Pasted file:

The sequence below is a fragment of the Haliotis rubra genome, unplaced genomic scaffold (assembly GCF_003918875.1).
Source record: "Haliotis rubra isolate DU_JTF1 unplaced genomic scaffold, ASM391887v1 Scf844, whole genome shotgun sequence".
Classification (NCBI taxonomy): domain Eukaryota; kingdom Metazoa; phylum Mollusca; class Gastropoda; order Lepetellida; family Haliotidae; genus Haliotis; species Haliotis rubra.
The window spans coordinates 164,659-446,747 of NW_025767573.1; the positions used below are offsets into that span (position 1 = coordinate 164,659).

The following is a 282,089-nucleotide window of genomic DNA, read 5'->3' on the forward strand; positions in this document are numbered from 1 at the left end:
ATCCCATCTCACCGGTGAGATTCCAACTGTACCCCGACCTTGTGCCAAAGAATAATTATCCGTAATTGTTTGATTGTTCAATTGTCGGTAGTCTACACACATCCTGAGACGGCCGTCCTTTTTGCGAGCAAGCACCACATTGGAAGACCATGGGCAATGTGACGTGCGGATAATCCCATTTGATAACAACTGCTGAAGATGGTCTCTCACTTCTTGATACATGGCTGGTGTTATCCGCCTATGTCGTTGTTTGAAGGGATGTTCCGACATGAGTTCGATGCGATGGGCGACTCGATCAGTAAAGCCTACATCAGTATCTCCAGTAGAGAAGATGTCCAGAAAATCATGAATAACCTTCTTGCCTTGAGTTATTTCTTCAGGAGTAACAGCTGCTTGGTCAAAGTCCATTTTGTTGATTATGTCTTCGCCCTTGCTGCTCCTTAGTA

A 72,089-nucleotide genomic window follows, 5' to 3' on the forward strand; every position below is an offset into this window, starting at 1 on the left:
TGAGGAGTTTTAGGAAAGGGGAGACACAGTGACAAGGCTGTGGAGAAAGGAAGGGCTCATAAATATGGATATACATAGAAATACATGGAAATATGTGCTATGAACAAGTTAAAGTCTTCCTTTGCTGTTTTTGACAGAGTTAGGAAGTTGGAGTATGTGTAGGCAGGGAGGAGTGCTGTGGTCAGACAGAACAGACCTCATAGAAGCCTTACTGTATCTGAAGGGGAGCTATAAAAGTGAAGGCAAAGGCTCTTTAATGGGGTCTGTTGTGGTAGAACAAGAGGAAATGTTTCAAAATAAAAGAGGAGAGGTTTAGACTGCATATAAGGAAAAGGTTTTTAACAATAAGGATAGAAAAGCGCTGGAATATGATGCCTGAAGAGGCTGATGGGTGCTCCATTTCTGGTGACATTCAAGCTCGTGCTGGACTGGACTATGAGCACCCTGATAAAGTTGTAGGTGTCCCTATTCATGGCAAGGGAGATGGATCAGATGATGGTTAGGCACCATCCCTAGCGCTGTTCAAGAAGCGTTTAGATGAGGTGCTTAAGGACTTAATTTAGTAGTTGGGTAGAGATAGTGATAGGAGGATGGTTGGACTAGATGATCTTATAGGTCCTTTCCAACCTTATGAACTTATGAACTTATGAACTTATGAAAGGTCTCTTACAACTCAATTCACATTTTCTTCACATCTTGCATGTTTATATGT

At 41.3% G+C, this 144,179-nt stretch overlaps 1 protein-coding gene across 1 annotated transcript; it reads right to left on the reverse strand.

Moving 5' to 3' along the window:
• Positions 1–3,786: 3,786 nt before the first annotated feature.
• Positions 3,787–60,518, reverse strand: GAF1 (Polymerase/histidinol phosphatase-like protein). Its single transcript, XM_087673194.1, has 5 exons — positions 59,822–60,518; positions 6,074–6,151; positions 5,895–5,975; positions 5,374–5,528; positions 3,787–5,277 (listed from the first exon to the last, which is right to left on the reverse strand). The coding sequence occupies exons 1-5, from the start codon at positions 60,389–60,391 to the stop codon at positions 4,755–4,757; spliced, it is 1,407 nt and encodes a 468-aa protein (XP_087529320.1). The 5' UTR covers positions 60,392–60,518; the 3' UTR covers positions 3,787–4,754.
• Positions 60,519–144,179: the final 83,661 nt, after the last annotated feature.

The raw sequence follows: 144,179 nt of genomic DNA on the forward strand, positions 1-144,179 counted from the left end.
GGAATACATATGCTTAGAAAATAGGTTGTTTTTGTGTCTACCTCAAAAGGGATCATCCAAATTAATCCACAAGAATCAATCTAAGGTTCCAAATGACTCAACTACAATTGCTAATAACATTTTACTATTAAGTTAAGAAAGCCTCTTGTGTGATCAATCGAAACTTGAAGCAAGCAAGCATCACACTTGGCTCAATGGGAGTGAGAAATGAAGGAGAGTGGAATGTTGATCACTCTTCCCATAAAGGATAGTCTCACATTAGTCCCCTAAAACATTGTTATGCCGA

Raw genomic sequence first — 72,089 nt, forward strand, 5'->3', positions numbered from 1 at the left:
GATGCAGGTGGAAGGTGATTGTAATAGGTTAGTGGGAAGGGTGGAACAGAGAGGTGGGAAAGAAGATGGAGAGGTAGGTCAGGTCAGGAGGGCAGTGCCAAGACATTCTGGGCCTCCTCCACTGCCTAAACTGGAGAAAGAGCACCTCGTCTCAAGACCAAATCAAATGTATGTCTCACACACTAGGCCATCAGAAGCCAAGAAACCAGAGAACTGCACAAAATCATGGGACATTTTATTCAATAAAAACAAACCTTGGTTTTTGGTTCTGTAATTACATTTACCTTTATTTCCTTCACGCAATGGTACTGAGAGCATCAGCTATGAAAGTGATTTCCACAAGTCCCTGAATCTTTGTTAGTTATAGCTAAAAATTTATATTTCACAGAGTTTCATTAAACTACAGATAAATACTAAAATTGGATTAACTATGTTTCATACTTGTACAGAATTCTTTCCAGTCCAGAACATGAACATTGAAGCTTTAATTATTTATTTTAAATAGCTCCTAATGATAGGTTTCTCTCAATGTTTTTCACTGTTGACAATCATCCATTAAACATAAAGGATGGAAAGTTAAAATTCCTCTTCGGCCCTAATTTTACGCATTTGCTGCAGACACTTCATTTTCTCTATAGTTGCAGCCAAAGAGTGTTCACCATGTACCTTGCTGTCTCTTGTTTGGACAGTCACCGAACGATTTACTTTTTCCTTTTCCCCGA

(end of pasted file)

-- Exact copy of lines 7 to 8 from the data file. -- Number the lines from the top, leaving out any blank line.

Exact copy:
A 72,089-nucleotide genomic window follows, 5' to 3' on the forward strand; every position below is an offset into this window, starting at 1 on the left:
TGAGGAGTTTTAGGAAAGGGGAGACACAGTGACAAGGCTGTGGAGAAAGGAAGGGCTCATAAATATGGATATACATAGAAATACATGGAAATATGTGCTATGAACAAGTTAAAGTCTTCCTTTGCTGTTTTTGACAGAGTTAGGAAGTTGGAGTATGTGTAGGCAGGGAGGAGTGCTGTGGTCAGACAGAACAGACCTCATAGAAGCCTTACTGTATCTGAAGGGGAGCTATAAAAGTGAAGGCAAAGGCTCTTTAATGGGGTCTGTTGTGGTAGAACAAGAGGAAATGTTTCAAAATAAAAGAGGAGAGGTTTAGACTGCATATAAGGAAAAGGTTTTTAACAATAAGGATAGAAAAGCGCTGGAATATGATGCCTGAAGAGGCTGATGGGTGCTCCATTTCTGGTGACATTCAAGCTCGTGCTGGACTGGACTATGAGCACCCTGATAAAGTTGTAGGTGTCCCTATTCATGGCAAGGGAGATGGATCAGATGATGGTTAGGCACCATCCCTAGCGCTGTTCAAGAAGCGTTTAGATGAGGTGCTTAAGGACTTAATTTAGTAGTTGGGTAGAGATAGTGATAGGAGGATGGTTGGACTAGATGATCTTATAGGTCCTTTCCAACCTTATGAACTTATGAACTTATGAACTTATGAAAGGTCTCTTACAACTCAATTCACATTTTCTTCACATCTTGCATGTTTATATGT